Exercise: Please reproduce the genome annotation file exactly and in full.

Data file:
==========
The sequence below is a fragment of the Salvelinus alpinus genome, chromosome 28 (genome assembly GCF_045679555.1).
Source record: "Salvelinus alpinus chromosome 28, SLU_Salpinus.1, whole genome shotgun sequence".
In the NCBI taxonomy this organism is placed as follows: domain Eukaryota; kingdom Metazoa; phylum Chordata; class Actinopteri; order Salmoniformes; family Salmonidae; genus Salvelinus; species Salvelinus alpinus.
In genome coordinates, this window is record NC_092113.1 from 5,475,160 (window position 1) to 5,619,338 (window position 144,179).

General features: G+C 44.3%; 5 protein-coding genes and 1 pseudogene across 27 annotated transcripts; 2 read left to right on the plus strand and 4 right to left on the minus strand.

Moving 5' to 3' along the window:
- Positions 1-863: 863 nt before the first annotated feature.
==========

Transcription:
The sequence below is a fragment of the Salvelinus alpinus genome, chromosome 28 (genome assembly GCF_045679555.1).
Source record: "Salvelinus alpinus chromosome 28, SLU_Salpinus.1, whole genome shotgun sequence".
In the NCBI taxonomy this organism is placed as follows: domain Eukaryota; kingdom Metazoa; phylum Chordata; class Actinopteri; order Salmoniformes; family Salmonidae; genus Salvelinus; species Salvelinus alpinus.
In genome coordinates, this window is record NC_092113.1 from 5,475,160 (window position 1) to 5,619,338 (window position 144,179).

General features: G+C 44.3%; 5 protein-coding genes and 1 pseudogene across 27 annotated transcripts; 2 read left to right on the plus strand and 4 right to left on the minus strand.

Moving 5' to 3' along the window:
- Positions 1-863: 863 nt before the first annotated feature.